In the meantime, yesterdaybrought a sharp reminder of what still remains from the era when a population lived in fear of an unexpected knock on the door. Two high-profile dissidents went on trial for "inciting the subversion of state power", part of an aggressive crackdown on activists who have tried to register their China Democracy Party.

In the eastern city of Hangzhou, 200 people defied bans and gathered outside the courtroom to show support for 32-year-old Wang Youcai. One woman carried a banner with the Chinese characters reading "protest". In the city of Wuhan, two supporters were detained as Qin Yongmin, 49, went on trial.

In many ways, human rights in China have improved over the past 20 years, but only for those who do not question the Communist Party's monopoly of power. Personal freedoms - to choose a job, move around the country, or even divorce - are taken for granted. But life remains a complicated struggle for Mao's "masses", because of the yawning chasm between the upbeat official version of market reform and reality.

Take the peasants of Persimmon village, on the outskirts of Chongqing city, past the "California Garden Bowling Centre". Pang Lianghui, 41, recalled the late 1970s. "We were employed by the commune, and we earned work points according to how long we worked in the fields. Farm production was not enough, so we ate weeds. That was common, as were deaths due to malnutrition."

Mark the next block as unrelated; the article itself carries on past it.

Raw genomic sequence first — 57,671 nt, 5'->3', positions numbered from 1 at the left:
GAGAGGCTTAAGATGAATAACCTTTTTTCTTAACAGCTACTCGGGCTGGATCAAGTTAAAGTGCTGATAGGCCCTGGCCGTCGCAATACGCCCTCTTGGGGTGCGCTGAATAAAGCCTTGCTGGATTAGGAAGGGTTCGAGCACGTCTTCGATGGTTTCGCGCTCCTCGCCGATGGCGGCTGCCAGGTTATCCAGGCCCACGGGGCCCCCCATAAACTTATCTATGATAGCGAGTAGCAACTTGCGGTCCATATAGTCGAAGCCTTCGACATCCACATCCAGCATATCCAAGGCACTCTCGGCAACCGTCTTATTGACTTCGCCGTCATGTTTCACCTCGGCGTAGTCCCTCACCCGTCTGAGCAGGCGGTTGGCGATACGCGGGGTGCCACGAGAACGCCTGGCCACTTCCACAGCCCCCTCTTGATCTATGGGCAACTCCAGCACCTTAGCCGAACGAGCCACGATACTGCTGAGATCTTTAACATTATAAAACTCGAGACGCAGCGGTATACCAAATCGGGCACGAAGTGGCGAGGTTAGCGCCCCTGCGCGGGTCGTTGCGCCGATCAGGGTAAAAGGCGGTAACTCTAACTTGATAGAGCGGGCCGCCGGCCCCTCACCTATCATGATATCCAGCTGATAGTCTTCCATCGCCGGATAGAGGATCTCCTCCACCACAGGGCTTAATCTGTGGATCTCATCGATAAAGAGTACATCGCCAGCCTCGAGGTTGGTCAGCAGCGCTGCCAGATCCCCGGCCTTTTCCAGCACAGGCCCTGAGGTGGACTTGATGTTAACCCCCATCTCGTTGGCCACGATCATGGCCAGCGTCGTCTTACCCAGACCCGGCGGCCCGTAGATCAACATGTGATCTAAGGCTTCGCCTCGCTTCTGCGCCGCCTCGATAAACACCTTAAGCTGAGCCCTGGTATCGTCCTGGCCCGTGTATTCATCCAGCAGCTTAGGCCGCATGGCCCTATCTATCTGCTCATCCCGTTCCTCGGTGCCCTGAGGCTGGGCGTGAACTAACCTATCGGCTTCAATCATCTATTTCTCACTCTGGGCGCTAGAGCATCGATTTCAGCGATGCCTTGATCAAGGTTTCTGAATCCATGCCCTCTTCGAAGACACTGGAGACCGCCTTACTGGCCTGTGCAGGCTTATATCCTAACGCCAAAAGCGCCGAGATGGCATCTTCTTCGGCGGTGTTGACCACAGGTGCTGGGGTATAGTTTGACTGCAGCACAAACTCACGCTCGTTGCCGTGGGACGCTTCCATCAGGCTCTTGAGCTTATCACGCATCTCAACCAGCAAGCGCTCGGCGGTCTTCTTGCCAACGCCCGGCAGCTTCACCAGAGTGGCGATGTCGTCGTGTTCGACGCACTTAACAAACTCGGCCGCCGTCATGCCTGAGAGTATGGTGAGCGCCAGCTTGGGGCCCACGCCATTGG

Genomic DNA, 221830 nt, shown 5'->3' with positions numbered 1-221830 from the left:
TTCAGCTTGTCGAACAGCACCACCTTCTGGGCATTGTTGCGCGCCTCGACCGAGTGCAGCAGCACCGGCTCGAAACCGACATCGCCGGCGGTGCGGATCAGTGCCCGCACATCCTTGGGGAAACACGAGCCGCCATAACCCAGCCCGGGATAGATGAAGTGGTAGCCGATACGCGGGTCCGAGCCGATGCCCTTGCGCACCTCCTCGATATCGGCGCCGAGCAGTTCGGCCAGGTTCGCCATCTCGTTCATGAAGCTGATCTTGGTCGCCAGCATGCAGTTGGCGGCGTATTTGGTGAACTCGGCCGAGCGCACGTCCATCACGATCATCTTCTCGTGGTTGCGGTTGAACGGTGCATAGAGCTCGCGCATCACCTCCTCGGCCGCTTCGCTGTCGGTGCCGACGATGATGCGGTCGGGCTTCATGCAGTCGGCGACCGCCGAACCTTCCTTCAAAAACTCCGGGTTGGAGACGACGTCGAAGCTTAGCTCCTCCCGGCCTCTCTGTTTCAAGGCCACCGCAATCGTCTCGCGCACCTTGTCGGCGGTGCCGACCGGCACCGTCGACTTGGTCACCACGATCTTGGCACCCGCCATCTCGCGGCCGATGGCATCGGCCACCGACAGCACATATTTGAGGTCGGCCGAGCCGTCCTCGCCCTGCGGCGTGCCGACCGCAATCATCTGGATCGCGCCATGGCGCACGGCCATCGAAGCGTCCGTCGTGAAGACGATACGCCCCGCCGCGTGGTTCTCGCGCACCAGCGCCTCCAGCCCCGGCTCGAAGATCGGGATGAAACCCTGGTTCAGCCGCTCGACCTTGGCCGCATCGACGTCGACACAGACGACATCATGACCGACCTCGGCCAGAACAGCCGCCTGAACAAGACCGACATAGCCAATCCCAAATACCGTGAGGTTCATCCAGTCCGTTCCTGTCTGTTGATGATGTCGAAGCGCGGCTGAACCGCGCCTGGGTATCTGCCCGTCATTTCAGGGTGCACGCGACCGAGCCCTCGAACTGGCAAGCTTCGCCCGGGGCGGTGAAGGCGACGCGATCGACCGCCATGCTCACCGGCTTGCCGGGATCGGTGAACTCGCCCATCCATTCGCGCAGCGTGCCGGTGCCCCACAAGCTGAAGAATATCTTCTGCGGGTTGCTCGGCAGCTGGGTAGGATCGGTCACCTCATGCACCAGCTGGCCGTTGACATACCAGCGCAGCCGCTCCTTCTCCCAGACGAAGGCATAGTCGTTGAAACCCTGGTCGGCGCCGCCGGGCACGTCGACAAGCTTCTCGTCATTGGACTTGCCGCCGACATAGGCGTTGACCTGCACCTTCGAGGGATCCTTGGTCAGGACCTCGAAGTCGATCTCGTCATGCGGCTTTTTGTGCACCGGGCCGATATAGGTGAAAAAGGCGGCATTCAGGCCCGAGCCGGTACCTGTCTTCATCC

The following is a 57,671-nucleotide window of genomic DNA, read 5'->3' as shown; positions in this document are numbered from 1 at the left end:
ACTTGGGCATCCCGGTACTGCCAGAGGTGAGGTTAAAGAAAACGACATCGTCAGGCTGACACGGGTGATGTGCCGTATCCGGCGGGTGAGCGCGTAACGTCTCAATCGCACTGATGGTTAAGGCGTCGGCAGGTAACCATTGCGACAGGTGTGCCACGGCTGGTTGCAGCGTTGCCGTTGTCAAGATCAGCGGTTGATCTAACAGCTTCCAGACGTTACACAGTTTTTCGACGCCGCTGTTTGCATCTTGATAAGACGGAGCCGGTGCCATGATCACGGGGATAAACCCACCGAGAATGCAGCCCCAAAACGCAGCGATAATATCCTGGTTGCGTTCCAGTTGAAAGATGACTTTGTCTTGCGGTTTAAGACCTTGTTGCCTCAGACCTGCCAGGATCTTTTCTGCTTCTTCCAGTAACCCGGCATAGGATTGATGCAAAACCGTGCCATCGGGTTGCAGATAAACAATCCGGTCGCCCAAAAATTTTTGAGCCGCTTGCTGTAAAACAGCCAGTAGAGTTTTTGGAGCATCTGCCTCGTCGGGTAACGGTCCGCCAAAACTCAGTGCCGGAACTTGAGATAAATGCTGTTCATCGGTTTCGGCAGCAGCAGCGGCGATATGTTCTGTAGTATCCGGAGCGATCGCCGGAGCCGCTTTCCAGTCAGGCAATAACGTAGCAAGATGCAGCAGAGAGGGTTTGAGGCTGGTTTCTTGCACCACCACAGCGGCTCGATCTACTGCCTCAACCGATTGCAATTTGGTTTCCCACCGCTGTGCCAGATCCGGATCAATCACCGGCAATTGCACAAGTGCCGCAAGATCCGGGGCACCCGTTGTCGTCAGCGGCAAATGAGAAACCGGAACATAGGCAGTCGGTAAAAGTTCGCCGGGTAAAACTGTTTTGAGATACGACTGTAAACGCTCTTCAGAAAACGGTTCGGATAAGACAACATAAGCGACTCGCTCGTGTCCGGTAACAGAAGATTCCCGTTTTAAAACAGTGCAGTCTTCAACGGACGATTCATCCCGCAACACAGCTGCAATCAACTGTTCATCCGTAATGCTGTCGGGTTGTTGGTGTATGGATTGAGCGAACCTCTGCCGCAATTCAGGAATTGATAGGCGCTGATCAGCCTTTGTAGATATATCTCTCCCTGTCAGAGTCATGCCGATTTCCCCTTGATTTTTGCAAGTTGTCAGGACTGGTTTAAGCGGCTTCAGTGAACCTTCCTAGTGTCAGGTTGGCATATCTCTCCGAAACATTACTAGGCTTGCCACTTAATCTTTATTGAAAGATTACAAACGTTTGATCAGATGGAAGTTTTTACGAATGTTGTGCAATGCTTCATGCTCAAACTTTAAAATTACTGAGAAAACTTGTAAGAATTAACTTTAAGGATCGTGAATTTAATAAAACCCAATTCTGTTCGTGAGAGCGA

Deng's return of farming plots to individual families transformed Persimmon village's economy, and living standards soared.

Now, however, comes the challenge of market forces. The local township has requisitioned the peasants' land to build apartment blocks for Chongqing's overspill. The cadres have offered compensation and replacement housing. But many villagers worry whether the money will ever be paid, and have no idea how they will earn a living without land when the cash runs out. "After the property development, our living standards will fall back to 20 years ago," said one man.

In another world, on the pavements of Peking, is a different kind of loser. Wang Yongli, 38, described how he had been laid off 18 months ago in the north-east rustbelt city of Harbin from his job in an over-manned state grain-storage depot. "There are no jobs in Harbin," he said.

So earlier this year, Mr Wang said goodbye to his family and journeyed to the capital, where he joined the army of unemployed who illegally hawk goods on the pavements. He sells scarves for 10 yuan each (75p). In between police swoops, he needs to sell 10 a day to make a subsistence living.

There are already more than 10 million urban unemployed in China who are trying to eke out an existence in this way, and the number is going to rise steadily.

As China marks today's milestone, it can claim that everyone benefited from the first phase of economic reform, though to greatly differing degrees. The Communist Party's challenge for the next decade is how to manage a society in wrenching transition, where there will be a large number of losers who now want the freedom to complain.